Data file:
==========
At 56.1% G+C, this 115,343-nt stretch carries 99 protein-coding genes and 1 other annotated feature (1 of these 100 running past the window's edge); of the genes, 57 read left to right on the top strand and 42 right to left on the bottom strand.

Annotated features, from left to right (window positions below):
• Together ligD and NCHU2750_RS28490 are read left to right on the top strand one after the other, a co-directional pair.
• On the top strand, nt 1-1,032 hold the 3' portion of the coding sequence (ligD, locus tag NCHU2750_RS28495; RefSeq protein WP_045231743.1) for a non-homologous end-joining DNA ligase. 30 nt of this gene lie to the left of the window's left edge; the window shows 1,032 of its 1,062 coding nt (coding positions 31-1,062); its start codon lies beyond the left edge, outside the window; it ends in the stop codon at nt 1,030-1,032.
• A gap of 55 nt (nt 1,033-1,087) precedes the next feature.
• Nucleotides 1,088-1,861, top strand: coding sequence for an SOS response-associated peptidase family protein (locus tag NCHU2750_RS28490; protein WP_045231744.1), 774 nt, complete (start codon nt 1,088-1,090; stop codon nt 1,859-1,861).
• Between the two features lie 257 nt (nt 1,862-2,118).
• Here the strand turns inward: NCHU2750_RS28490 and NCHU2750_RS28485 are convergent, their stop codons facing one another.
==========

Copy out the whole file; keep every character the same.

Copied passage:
At 56.1% G+C, this 115,343-nt stretch carries 99 protein-coding genes and 1 other annotated feature (1 of these 100 running past the window's edge); of the genes, 57 read left to right on the top strand and 42 right to left on the bottom strand.

Annotated features, from left to right (window positions below):
• Together ligD and NCHU2750_RS28490 are read left to right on the top strand one after the other, a co-directional pair.
• On the top strand, nt 1-1,032 hold the 3' portion of the coding sequence (ligD, locus tag NCHU2750_RS28495; RefSeq protein WP_045231743.1) for a non-homologous end-joining DNA ligase. 30 nt of this gene lie to the left of the window's left edge; the window shows 1,032 of its 1,062 coding nt (coding positions 31-1,062); its start codon lies beyond the left edge, outside the window; it ends in the stop codon at nt 1,030-1,032.
• A gap of 55 nt (nt 1,033-1,087) precedes the next feature.
• Nucleotides 1,088-1,861, top strand: coding sequence for an SOS response-associated peptidase family protein (locus tag NCHU2750_RS28490; protein WP_045231744.1), 774 nt, complete (start codon nt 1,088-1,090; stop codon nt 1,859-1,861).
• Between the two features lie 257 nt (nt 1,862-2,118).
• Here the strand turns inward: NCHU2750_RS28490 and NCHU2750_RS28485 are convergent, their stop codons facing one another.